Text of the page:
This is the story of Ayodele told three ways. She is a young woman in Gambia, determined to lose her virginity on her 18th birthday. And she does, but her decisions about with whom she'll sleep have consequences beyond that single night. Not explicitly - she doesn't reflect upon and rue the event as extraordinary in any of the three stories - but in smaller ways of indicating and shaping her character and approach to interpersonal relationships afterwards.

Unfortunately, there wasn't a lot to this book beyond the framing device. Ayodele wades through the subsequent events that make up her life, but both she and her settings were difficult to feel engaged in. At some points, I felt like the decisions she made as to whom to sleep with were the most defining decisions we saw that made up her character, because for so much of the plot, she just lets life happen to her. So it was an interesting set-up that unfortunately didn't follow through with any great narrative point. ( )
  the_awesome_opossum | Apr 12, 2011 |
Opening Sentence: "...Getting dressed was always the hardest part of the afternoon..."

This is the debut novel of Dayo Forster, an African writer who was born and lived The Gambia, but now lives in Kenya. The plot revolves around Adodele, a Gambian girl on the cusp of womanhood. I picked READING THE CEILING as my family lived in that country for a few years back in the late 70’s.

The opening sentence didn’t really grab me, but a paragraph later the author mentions the harmattan blowing off the Sahara – and it evoked many memories. The harmattan is a dry, dusty trade wind that starts to blow around November. It is a time of sand storms – but is also a dry heat, so brings relief from the high humidity.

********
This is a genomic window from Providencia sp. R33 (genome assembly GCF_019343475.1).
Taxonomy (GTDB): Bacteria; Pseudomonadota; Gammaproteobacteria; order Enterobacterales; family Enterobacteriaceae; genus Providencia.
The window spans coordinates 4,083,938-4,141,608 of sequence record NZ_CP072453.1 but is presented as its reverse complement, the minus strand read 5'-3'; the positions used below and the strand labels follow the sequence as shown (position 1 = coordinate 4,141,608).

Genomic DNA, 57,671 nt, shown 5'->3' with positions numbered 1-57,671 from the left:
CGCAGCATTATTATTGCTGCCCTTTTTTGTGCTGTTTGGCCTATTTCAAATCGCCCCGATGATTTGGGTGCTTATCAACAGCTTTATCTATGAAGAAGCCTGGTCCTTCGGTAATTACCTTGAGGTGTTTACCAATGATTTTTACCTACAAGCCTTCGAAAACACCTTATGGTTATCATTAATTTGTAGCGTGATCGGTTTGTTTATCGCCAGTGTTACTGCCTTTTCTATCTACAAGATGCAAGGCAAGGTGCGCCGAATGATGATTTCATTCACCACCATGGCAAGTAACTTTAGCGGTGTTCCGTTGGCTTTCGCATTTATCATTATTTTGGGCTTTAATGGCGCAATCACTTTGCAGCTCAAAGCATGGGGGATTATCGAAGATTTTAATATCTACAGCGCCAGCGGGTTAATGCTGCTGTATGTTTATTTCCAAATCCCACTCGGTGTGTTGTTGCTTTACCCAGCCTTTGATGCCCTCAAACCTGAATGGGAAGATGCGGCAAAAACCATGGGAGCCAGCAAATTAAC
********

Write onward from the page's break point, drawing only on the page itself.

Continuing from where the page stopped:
The book opens with Adodele lying in bed on the day of her 18th birthday. She is planning on losing her virginity that night to get it over and done with before she flies off to university. A list of possible partners is presented to the reader, along with the pros and cons, of who she could "do the deed’ with.

What the book does next is very unusual, and a very good idea - Dayo Forster presents us with three alternative versions of how Adodele’s life might turn out depending on who she slept with that fateful night. Each of the three life journeys, from teenage to middle age, are very different, yet there is a linked similarity in the background stories of her friends and family in each version of Adodele’s life.

The story demonstrates how decisions made in immaturity can have far reaching consequences throughout life. Yes no-one has foresight so we just have to make do with how life turns out. Adodele has the additional problem of struggling to fit a modern way of living into traditional culture – balancing the best of both worlds into her life.

For anyone who has lived in West Africa - and especially The Gambia – this book will bring back memories of food, clothes and smells. She uses local vocabulary, but it is easy to work out what the meaning is from the context. The words she used definately evoked a sense of place for me. ( )
1 vote sally906 | Mar 30, 2009 |
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For my family - my excuse for those weekends in Watamu
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In the slit between my bedroom curtains, I see a long triangle of sky more grey than blue.
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Ayodele's life will tread a different path depending on a decision she makes on her eighteenth birthday, on the cusp of womanhood, but how will she choose?